The suspected consequences can last through adulthood and include depression, anxiety, psychosis and sleep disturbances.
“We’re trying to see whether those kinds of victimisation experiences can also get under the skin – an impact at the biological level that is potentially much more pervasive than we initially thought,” said Matteo Giletta, who leads Outside-In and is an associate professor of psychology at Ghent University in Belgium.
The researchers are examining links between social exclusion faced by teenagers and their susceptibility to increased inflammation, a reaction by the immune system to injury or infection.
The Outside-In team has collected blood samples from 350 participating students. The goal is to extract information from their genomic activity and observe whether these students had a heightened inflammatory response.
Persistent inflammation has been linked to several chronic health conditions including cardiovascular diseases, certain cancers, depression and anxiety. Unlike CHALLENGE, the main goal of Outside-In isn’t to curb bullying by bolstering intervention measures but rather to highlight its long-term effects. “Those types of experiences can impact every level, going much deeper than what we think,” said Giletta.
Salmivalli echoed the point by saying that bullying amounts to a breach of basic human rights. “There are many children who are really afraid, who feel threatened and unsafe,” she said.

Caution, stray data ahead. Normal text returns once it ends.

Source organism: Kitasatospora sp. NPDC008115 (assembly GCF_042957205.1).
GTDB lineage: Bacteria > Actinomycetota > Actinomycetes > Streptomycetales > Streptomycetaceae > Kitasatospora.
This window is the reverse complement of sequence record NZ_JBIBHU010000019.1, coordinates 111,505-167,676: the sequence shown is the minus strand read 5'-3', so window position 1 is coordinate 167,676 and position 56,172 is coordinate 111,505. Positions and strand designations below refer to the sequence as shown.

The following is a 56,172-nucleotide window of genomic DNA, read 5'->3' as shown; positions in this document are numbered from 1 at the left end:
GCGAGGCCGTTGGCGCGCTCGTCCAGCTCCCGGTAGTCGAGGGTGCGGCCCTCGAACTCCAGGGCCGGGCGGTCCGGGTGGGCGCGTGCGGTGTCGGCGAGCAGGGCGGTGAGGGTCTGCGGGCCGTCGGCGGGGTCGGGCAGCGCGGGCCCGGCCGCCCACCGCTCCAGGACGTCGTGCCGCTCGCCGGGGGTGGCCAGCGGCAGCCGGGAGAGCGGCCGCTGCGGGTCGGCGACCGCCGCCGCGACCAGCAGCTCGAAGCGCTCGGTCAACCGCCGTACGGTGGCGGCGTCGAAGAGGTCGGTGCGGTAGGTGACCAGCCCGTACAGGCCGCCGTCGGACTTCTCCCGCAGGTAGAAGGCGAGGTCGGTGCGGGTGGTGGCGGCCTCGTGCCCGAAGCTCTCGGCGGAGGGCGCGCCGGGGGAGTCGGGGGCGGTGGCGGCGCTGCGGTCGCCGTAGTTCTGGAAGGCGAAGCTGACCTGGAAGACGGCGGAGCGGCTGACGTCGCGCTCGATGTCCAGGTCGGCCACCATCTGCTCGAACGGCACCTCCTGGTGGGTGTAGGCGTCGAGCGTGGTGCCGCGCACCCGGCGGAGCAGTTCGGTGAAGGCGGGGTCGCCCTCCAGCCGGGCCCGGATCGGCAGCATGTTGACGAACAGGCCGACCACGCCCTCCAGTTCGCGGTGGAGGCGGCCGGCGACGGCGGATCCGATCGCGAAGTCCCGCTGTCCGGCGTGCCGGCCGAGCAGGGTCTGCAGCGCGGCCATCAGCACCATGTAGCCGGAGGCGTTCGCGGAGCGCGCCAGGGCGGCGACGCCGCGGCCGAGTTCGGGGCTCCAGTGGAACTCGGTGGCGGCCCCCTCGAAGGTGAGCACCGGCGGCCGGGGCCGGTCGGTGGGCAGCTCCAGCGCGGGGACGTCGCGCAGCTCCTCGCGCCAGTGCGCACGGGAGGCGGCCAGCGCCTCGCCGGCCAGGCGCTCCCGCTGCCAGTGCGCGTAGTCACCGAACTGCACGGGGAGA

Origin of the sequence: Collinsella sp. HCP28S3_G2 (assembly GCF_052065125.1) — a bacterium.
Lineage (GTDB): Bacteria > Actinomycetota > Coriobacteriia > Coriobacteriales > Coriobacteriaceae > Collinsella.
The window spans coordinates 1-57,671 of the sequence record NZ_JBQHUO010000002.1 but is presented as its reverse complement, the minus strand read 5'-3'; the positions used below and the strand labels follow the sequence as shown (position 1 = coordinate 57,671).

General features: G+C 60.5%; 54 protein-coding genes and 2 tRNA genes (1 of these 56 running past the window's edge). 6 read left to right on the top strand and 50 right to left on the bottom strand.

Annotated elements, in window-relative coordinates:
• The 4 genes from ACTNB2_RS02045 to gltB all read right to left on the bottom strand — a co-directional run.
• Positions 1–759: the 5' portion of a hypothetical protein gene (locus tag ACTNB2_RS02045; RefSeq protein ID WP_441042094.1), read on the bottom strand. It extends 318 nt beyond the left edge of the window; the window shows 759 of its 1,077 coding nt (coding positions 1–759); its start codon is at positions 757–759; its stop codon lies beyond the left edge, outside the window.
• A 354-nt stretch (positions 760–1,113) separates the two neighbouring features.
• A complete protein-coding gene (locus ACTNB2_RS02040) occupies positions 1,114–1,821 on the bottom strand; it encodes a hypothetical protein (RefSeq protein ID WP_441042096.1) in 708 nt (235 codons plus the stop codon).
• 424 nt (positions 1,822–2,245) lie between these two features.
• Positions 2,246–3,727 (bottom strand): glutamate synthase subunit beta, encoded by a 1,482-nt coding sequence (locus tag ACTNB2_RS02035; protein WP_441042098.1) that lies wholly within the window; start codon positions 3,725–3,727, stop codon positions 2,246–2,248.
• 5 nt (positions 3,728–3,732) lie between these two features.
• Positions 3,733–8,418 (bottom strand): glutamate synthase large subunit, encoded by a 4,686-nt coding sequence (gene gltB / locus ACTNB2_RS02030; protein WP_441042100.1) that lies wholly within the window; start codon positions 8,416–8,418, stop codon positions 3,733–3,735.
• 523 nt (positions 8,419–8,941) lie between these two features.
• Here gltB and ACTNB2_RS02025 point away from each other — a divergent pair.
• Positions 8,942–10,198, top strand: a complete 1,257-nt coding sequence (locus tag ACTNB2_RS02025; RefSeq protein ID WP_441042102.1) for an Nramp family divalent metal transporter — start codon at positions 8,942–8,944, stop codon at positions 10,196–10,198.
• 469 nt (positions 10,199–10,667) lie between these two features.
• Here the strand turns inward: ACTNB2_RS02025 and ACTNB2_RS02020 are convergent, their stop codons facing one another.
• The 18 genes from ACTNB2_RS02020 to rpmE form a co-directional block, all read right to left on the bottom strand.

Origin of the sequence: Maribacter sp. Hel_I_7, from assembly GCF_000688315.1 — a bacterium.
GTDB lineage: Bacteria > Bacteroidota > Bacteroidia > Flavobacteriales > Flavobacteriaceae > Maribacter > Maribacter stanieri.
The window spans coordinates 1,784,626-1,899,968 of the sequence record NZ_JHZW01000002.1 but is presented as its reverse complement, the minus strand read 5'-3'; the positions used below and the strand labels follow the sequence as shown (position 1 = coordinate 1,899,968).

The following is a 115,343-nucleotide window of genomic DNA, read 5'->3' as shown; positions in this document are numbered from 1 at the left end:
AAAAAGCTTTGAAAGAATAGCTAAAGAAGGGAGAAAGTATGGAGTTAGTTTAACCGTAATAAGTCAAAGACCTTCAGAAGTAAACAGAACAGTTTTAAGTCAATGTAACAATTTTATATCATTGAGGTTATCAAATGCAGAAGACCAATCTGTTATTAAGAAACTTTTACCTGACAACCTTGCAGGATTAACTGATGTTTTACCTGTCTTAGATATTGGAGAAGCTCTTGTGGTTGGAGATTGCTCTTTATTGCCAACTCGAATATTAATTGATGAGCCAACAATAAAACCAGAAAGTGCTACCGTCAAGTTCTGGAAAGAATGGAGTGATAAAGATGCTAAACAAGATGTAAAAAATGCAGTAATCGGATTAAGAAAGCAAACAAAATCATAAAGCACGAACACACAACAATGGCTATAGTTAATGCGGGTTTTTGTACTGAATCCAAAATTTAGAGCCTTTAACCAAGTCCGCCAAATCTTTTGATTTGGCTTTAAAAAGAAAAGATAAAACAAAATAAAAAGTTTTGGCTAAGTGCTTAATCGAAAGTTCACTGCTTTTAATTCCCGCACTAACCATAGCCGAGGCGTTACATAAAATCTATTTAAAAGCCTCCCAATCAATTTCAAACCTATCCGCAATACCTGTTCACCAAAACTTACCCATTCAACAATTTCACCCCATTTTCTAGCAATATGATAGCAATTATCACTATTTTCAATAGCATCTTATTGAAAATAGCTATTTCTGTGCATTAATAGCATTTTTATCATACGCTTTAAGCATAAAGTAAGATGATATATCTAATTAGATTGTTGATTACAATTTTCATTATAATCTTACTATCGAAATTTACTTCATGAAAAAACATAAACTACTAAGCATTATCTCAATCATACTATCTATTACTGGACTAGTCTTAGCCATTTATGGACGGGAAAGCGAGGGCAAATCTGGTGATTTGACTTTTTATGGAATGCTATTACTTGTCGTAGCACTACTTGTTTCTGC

Bullying should also be considered a public-health matter given the lasting effects on the mental and physical wellbeing of people who endured such behaviour, according to Salmivalli.
She cautioned against any complacency in tackling bullying in Europe, saying cases on the continent have increased – albeit only slightly – since the Covid-19 pandemic in 2020 and the widespread lockdowns it triggered over two years.
Giletta said the pandemic caused a major disruption for teenagers by isolating them for a lengthy time during very formative years.
“You don’t get back these couple of years,” he said. “And these are unique periods.”
This article was originally published in Horizon, the EU Research and Innovation magazine
Research in this article was funded by the EU’s Horizon Programme via the European Research Council (ERC). The views of the interviewees don’t necessarily reflect those of the European Commission. If you liked this article, please consider sharing it on social media.